East Brigade. In spite of the now desperate position Brigadier Wallis ordered a counter attack by the remaining troops of the Royal Rifles of Canada on Stanley Mound and Stone Hill. They were supported by the MMGs of the Middlesex. They manage to gain the crest of both hills but were unable to hold on as the counter attacking Japanese drove them off by artillery and mortar fire onto those troops expose on the bare hill tops. The Canadians were forced to withdraw to Stanley Village although the Japanese, by now feeling their losses in this area, did not follow up.
 
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BuggerAll

LE
Kit Reviewer
80 years ago in Hong Kong:

24th of December

Line:

West Bde
– Soo Kun Poo; Happy Valley; Mt Cameron; Little Hong Kong; Brick Hill.

East Bde – Line West/Est just north of Stanley Village.

West Brigade. Z Coy, the Middlesex Regt on Leighton Hill were finally forced to withdraw having been assaulted all three sides with all of their MMGs knocked out by mortar fire. They move down through the built up area of the race course and the survivors manage to make contact with the British forces to the west.

The Japanese made no major attacks in the West Bde area during the whole day after forcing ‘Z’ Coy to withdraw.

East Brigade. The remnants of the Royal Rifles Canada will be withdrawn at the request of their officers to Stanley Fort to rest. They have been continually in action for 5 days since the landings of the Japanese and were nearing exhaustion. Their position in the line holding Stanley Village was taken over by mixed force the Middlesex and the HKVDC. During thenight of the 24/25th this is composite force was subjected to a Banzai charge by the I/229th and I/230th. Despite enormous losses, their second heaviest in the whole battle, the Japanese overrun these positions. The day was saved by the Royal Rifles of Canada being brought back into action again from Stanley Fort. Their counter-attack drove the Japanese back to the original line with the exception of the Police Station. (These Canadians were to be wiped out counter attacking again the next day).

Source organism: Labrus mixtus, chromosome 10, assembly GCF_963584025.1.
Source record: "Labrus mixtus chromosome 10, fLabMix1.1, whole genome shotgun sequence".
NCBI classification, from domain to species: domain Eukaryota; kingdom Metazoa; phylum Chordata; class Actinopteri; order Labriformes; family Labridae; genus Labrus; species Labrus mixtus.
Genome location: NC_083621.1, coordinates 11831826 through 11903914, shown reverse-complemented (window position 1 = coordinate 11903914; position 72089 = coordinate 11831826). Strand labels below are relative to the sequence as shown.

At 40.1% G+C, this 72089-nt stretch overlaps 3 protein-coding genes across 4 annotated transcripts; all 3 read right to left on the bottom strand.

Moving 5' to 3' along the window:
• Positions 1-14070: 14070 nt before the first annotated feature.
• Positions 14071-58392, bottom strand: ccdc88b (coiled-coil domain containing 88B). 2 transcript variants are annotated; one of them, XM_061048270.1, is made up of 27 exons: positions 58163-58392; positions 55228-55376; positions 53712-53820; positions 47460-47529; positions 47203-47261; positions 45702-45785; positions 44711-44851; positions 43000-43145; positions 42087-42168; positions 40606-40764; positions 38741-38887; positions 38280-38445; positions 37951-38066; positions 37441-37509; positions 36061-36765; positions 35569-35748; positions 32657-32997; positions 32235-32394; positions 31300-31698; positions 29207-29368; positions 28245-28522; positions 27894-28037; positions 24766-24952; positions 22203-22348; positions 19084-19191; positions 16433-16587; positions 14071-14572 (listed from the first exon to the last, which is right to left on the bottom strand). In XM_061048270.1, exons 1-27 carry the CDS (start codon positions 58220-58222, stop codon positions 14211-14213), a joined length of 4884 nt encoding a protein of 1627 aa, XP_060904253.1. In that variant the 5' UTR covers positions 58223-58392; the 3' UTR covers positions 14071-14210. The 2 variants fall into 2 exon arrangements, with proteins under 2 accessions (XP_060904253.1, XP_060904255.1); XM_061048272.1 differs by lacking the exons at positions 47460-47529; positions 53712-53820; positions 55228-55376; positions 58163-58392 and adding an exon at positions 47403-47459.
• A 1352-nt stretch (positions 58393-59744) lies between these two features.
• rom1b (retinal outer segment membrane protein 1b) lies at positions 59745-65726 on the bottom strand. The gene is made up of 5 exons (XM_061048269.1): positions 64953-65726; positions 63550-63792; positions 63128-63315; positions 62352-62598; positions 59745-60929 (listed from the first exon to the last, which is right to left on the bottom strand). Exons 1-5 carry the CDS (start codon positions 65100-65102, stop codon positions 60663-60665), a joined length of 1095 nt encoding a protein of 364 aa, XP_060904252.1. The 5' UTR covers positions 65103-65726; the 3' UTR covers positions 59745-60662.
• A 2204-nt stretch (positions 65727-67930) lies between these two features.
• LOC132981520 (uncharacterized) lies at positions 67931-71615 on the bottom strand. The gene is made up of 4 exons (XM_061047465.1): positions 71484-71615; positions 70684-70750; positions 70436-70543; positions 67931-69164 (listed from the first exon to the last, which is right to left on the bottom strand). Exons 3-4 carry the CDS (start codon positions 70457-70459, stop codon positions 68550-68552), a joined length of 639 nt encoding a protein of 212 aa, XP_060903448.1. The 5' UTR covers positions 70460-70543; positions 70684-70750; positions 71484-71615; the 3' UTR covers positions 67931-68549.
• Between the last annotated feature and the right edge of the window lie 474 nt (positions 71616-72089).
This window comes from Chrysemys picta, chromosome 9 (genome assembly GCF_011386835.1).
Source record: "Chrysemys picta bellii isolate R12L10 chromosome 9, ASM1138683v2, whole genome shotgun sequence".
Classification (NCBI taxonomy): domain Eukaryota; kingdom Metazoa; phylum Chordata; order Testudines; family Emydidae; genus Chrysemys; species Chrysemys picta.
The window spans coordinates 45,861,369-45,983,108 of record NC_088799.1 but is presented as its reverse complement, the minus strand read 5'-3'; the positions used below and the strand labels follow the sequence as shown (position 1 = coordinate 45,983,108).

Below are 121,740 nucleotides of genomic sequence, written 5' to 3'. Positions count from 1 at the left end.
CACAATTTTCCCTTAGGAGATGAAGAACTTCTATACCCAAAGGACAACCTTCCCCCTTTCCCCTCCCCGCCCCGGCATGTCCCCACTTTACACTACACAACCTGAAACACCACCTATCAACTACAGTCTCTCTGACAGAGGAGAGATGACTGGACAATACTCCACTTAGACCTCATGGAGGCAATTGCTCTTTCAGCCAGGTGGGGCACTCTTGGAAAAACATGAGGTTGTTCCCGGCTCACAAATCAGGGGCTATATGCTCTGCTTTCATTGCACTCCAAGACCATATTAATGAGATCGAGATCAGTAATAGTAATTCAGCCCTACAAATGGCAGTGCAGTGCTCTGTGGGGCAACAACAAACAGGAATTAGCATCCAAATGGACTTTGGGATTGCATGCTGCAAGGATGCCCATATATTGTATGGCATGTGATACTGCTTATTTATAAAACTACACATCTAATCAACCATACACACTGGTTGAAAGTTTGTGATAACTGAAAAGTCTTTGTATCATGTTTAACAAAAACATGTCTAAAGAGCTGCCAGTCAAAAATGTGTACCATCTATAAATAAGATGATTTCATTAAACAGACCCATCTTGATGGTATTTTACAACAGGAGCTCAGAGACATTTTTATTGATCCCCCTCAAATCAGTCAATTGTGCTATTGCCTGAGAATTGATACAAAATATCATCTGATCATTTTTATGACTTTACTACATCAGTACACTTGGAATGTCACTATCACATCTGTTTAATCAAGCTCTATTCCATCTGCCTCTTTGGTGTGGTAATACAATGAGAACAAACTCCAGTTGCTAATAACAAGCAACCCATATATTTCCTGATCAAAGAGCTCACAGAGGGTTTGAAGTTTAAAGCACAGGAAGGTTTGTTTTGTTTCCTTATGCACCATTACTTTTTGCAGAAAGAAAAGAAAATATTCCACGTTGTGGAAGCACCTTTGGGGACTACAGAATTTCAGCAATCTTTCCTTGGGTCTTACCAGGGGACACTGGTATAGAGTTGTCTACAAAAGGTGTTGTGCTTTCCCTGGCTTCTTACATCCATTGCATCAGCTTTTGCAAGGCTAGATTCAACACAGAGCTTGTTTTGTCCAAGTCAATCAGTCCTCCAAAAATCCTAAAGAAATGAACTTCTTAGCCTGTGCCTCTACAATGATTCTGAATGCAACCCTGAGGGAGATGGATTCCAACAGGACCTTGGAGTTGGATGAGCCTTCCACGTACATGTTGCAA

BuggerAll

LE
Kit Reviewer
80 years ago in Hong Kong:

25th of December


Line:

West – East Point; Happy Valley; Mt Cameron; Bennett’s Hill; East of Aberdeen.

East – Line East/West south of village.

East Brigade. Brigadier Wallis ordered a further counter attack by the Royal Rifles of Canada. They were annihilated by the Japanese from positions which they add consolidated during the night.

Orders were brought to Brigadier Wallis by two British Staff Officers under Japanese escort to surrender in the afternoon. He refused to believe that this was genuine saying that the local situation did not warrant surrender and ordered his Bde Major to go through the Japanese lines and obtain this order in writing. Stanley Fort surrender at 0230 hrs on the 26th of December.
 

BuggerAll

LE
Kit Reviewer
Merry Christmas! Lest We Forget.

I will continue the thread with some of the aftermath and conclusions of the 22 Oct 64 Study Day.

If anyone would like to see the full documents PM me and I'll make them available to you.
 

Auld-Yin

ADC
Kit Reviewer
Book Reviewer
Reviews Editor
I attach an small essay written up for our Regimental website which gives the battle from our pov, which differs slightly from the official history. The official history was written mainly from Canadian sources and prior to the POWs returning to UK and only efforts by RS senior officers was it changed. The original account basically accused 2RS of just giving in leaving the rest of the garrison stranded. This essay gives the Bn's movements and how they were whittled down. To say that the general officers were not if the highest quality is a bit of an understatement.